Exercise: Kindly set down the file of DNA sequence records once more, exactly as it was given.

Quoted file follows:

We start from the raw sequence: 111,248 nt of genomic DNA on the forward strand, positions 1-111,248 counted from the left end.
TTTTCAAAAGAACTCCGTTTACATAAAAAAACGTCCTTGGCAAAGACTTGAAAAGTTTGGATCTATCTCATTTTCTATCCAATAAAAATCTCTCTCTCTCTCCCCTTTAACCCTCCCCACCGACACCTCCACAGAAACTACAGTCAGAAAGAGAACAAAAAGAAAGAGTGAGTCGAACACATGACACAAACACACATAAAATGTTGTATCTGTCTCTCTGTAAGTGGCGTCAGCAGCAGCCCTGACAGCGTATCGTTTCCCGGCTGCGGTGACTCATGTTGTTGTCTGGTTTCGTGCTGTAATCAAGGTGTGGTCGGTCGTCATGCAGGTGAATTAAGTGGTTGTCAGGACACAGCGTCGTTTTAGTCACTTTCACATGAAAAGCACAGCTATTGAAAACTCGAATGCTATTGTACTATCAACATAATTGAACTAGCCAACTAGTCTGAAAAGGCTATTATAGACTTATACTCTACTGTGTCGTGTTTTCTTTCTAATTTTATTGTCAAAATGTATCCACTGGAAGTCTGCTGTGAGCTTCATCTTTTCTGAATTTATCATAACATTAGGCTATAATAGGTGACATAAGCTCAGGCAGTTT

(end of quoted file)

We start from the raw sequence: 111,248 nt of genomic DNA on the forward strand, positions 1-111,248 counted from the left end.
TTTTCAAAAGAACTCCGTTTACATAAAAAAACGTCCTTGGCAAAGACTTGAAAAGTTTGGATCTATCTCATTTTCTATCCAATAAAAATCTCTCTCTCTCTCCCCTTTAACCCTCCCCACCGACACCTCCACAGAAACTACAGTCAGAAAGAGAACAAAAAGAAAGAGTGAGTCGAACACATGACACAAACACACATAAAATGTTGTATCTGTCTCTCTGTAAGTGGCGTCAGCAGCAGCCCTGACAGCGTATCGTTTCCCGGCTGCGGTGACTCATGTTGTTGTCTGGTTTCGTGCTGTAATCAAGGTGTGGTCGGTCGTCATGCAGGTGAATTAAGTGGTTGTCAGGACACAGCGTCGTTTTAGTCACTTTCACATGAAAAGCACAGCTATTGAAAACTCGAATGCTATTGTACTATCAACATAATTGAACTAGCCAACTAGTCTGAAAAGGCTATTATAGACTTATACTCTACTGTGTCGTGTTTTCTTTCTAATTTTATTGTCAAAATGTATCCACTGGAAGTCTGCTGTGAGCTTCATCTTTTCTGAATTTATCATAACATTAGGCTATAATAGGTGACATAAGCTCAGGCAGTTT